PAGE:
You would think after the sound thrashing Michael Egnor received due to his mangling of the basics of evolutionary biology, the Discovery Institute might want to find someone else to quote in a guide for students. Nope:
“Microbiology tells us that bacterial populations are heterogeneous. Individual bacteria differ from one another. Molecular biology tells us that some bacteria have molecular mechanisms by which they can survive antibiotics. Molecular genetics tells us how these resistance mechanisms are passed to other bacteria and through generations of bacteria. Pharmacology helps us design new antibiotics that circumvent the bacterial defenses. What does Darwinism add to the sciences of microbiology, molecular biology, molecular genetics, and pharmacology? Darwinism tells us that antibiotic-resistant bacteria survive exposure to antibiotics because of natural selection. That is, bacteria survive antibiotics that they’re not sensitive to, so non-killed bacteria will eventually outnumber killed bacteria. That’s it.” (Michael Egnor, Quick, Nurse, Give the Patient a Tautology!)
They’re still quoting that moron (the post is from Dec. 31, 2007). I could repeat what I wrote at the time:
I’m going to spell this out really slowly so that even Egnor can understand (and here’s a picture that might help). In every bacterial population, there are pre-existing genetic variants that are resistant to antibiotics. When that population is exposed to an antibiotic, the sensitive bacteria die (or stop growing), while the resistant bacteria multiply. Over time, resistant bacteria (the resistance is genetically based) replace the sensitive bacteria: resistance genes become predominant. In other words, the bacterial population has experienced a change in genotypes–the genetic composition of the population has been altered. The change of gene frequencies in a population, in its most simple and reductionist sense, is evolution. (In fact [in this case], it is evolution by natural selection).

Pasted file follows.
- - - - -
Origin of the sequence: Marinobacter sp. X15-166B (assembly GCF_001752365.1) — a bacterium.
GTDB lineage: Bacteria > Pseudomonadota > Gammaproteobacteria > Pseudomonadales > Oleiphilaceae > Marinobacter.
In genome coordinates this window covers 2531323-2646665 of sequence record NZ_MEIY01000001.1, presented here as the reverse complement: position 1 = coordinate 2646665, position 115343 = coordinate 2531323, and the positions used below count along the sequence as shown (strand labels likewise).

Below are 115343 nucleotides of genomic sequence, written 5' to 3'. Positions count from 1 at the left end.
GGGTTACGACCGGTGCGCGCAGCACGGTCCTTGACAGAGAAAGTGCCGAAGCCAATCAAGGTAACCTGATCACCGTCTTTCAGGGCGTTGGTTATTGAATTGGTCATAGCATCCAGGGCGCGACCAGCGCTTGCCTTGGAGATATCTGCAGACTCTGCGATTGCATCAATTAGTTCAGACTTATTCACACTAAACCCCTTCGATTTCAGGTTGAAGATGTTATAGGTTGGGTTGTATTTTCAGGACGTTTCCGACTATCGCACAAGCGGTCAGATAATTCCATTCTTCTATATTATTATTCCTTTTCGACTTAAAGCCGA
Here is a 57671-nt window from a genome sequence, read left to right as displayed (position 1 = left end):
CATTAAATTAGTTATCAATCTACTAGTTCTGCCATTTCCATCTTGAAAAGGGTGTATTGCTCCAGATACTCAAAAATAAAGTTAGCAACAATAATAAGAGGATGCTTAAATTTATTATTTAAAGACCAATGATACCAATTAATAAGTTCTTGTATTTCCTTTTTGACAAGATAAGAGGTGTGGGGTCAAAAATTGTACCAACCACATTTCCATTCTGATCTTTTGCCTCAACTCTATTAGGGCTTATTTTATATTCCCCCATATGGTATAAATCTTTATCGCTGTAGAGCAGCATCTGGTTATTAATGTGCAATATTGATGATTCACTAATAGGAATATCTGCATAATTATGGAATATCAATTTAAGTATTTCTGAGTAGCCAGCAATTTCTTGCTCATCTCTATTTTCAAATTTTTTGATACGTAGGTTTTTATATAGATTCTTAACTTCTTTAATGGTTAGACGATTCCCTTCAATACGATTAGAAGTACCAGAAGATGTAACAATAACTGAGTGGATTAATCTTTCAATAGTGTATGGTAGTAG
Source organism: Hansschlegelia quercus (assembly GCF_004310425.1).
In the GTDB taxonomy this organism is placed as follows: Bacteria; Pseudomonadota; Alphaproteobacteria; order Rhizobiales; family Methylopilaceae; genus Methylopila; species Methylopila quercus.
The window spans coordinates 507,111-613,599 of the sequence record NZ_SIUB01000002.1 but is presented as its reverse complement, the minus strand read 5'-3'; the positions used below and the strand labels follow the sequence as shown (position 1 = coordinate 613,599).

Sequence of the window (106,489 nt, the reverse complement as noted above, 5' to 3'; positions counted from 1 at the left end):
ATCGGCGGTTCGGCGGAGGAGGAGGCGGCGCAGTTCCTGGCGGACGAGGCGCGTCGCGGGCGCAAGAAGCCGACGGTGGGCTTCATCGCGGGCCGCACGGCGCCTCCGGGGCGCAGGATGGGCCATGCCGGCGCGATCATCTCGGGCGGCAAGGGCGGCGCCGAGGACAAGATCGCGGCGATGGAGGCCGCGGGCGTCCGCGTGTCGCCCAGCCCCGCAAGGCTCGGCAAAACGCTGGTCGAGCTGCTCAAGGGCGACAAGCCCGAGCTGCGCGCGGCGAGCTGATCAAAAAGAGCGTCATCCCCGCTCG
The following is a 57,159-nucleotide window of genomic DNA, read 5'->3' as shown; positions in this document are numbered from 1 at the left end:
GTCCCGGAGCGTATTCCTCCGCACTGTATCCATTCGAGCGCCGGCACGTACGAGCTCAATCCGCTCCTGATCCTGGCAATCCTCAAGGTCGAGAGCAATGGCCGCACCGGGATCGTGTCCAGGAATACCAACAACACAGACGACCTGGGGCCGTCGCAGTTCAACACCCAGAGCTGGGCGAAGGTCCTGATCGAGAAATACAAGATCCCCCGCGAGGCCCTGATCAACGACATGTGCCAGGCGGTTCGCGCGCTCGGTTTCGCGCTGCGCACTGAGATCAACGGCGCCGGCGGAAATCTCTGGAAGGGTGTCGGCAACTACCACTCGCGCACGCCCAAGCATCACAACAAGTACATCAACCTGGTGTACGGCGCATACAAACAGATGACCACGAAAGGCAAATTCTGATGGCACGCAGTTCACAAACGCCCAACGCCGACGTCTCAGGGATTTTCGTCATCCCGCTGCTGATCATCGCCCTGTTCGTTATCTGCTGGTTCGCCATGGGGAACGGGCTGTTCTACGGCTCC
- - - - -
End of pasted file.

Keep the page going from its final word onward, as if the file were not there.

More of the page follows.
It would appear that Egnor has never met a single doctor who has had to decide whether or not to prescribe an antibiotic to treat a child’s ear infection. The reason doctors don’t always (or usually) prescribe an antibiotic is that they are concerned that unnecessary use of antibiotics will lead to the evolution of antibiotic resistance.
Of course, in light of yesterday’s post about how the frequency of different resistance genes could be explained by fitness differences, the above remark would be redundant.
Abort. Reboot. Retry.